While some of the comments may seem paranoid, others are merely hyperbolic.
“I want all of you people doing this regional planning and social engineering of all of our lives, we are here telling you no!” said Heather Gass, a real estate agent and tea party activist from Danville, at a March planning meeting in Oakland. She called regional planning “coercive,” to scattered applause.
“This whole body is unconstitutional,” she told board members of the Association of Bay Area Governments, the lead regional planning agency whose leadership is chosen by local officials, not by plebiscite. “What you are doing is wrong.”
Occupiers, on the other hand, have been more muted in their criticism.
At the same meeting where Gass laid into regional planners, Lee stepped up to the microphone, with a ballpoint pen tucked behind his left ear, shuffling papers, looking more like a planner himself than a rabble-rousing activist.
“Increasing connectivity usually means increasing road capacity,” he said, critiquing rural priority development areas poorly served by public transit. “Which opens up the door for developers to come in and say, ‘Hey, you have great connectivity now, why not put some more apartment buildings in here and housing in here?’”
His mild demeanor drew chuckles from the audience. “We kindly ask — er, kindly demand — that you remove the rural PDAs from consideration.”
Understandably, some Bay Area Occupiers have also joined with green groups like the Sierra Club and Greenbelt Alliance to urge the planners to reject proposals to designate certain “priority development areas.”
Some of these higher-density zones would rise in sparsely populated coastal communities, such as San Mateo County’s unincorporated Miramar, Moss Beach and El Granada. Promoting growth so far from the urban core, they say, is “greenwashing” — an attempt by business interests to open tracts of protected land to development.
Tea partiers, too, are skeptical of rural development areas. They oppose what they call “centralized planning”: favoring public transit instead of private cars and “stack and pack” housing instead of single-family homes. They say they are defending civil liberties and the freedom to choose how and where they want to live.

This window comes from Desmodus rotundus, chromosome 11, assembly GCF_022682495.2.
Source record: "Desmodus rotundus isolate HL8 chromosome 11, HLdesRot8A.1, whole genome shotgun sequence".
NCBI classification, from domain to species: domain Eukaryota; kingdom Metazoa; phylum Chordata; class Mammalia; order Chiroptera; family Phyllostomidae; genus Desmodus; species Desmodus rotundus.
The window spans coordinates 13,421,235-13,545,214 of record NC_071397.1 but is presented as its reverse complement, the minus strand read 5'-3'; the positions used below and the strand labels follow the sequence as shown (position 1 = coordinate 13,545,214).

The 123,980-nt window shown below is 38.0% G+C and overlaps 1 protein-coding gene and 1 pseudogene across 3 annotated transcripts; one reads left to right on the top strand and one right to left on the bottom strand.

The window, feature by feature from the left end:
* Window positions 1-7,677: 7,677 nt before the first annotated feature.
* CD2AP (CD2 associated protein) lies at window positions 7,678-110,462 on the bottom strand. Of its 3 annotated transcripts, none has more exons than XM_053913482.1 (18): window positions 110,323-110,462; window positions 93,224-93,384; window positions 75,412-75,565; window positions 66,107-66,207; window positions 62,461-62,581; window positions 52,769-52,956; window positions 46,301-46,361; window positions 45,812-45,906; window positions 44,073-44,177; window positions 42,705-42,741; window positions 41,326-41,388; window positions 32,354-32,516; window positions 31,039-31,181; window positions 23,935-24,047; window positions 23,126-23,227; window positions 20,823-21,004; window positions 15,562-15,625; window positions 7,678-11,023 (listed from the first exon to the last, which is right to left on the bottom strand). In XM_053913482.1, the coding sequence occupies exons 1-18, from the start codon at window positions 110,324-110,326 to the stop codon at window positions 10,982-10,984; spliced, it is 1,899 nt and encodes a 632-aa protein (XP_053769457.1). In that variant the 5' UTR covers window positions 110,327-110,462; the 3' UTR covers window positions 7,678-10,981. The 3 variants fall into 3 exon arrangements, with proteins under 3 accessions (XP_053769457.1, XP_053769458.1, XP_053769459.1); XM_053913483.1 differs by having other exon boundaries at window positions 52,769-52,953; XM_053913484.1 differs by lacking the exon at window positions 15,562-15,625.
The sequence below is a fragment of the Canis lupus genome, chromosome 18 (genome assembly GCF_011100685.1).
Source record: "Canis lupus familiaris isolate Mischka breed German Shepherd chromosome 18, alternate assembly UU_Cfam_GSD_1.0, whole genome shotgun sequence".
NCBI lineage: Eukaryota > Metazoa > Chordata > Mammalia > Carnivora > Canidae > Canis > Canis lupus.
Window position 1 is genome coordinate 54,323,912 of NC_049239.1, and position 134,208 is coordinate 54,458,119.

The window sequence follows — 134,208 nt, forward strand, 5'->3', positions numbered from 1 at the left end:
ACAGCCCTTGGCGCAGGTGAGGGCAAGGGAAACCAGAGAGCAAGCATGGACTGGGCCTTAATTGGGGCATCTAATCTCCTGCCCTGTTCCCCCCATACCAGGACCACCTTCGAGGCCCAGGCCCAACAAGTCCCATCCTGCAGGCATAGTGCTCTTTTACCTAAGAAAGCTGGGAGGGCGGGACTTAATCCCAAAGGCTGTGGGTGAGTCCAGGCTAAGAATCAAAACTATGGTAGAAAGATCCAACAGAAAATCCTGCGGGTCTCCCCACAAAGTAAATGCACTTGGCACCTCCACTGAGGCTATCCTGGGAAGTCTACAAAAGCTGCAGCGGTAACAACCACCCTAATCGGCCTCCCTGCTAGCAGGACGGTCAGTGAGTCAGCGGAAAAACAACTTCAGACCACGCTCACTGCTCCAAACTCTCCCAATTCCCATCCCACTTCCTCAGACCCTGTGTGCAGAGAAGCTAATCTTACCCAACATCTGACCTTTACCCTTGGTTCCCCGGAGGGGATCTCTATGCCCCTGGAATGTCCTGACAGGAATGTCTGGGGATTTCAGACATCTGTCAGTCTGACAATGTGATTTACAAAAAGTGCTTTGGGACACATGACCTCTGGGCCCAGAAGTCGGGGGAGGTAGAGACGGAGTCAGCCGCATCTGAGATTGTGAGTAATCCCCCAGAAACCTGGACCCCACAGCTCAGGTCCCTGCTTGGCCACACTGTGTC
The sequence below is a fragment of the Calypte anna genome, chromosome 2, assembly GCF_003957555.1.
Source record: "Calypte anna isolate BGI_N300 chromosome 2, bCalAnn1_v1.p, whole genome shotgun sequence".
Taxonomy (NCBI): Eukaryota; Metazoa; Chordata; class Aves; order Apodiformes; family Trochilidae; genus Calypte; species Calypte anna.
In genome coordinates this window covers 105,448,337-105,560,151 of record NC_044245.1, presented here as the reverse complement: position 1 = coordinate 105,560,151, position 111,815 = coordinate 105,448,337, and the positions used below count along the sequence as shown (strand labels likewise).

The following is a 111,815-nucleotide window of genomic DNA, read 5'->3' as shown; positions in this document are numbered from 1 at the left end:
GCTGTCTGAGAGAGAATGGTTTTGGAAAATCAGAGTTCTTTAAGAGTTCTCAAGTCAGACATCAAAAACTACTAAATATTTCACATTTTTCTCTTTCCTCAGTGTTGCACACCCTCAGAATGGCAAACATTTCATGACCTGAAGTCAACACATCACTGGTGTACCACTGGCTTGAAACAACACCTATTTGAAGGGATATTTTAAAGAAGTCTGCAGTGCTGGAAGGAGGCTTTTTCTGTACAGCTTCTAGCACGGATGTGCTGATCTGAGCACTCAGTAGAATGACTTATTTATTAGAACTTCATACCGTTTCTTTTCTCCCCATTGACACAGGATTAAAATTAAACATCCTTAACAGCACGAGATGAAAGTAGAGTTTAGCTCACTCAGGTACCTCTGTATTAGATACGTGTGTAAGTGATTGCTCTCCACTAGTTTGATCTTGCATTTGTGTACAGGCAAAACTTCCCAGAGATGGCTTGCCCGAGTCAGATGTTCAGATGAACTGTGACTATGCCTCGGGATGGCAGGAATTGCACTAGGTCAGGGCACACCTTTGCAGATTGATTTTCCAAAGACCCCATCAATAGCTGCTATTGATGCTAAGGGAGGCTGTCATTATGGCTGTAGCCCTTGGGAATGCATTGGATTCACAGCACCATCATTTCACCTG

“I’m literally fighting side by side with people from the Sierra Club who are opposed to this plan,” Gass said. She would like to see the Plan Bay Area killed and the repeal of Senate Bill 375, the 2008 state law that requires regional plans across California to reduce greenhouse gases from auto travel.
“Occupiers, liberal-left environmentalists — I’ll work with anybody and everybody who wants to oppose this plan,” Gass said. “To me this is not about left and right, this is about right and wrong.”
Planners, however, express exasperation about how tea party activists have been disrupting the public workshops and shutting down debate.
At a January San Carlos City Council meeting, opponents of smart growth called councilmembers “Nazis” and “fascists.” A similar incident at a meeting in Santa Rosa resulted in a call to the police to restore order.
Ken Kirkey, chief planner at the Association of Bay Area Governments, said the hysteria has tended to eclipse the more substantive critiques of the plan: “For most communities when we actually look at the feedback we’re receiving, besides the noise and the press, it wasn’t like, ‘Oh my God, this is insane, I don’t want to grow.’ Their issue was, ‘How do we move this forward? How do we make this happen?’”
Read full coverage of Bay Area smart growth in the San Francisco Public Press Summer 2012 print edition, on sale at retail outlets around San Francisco and online.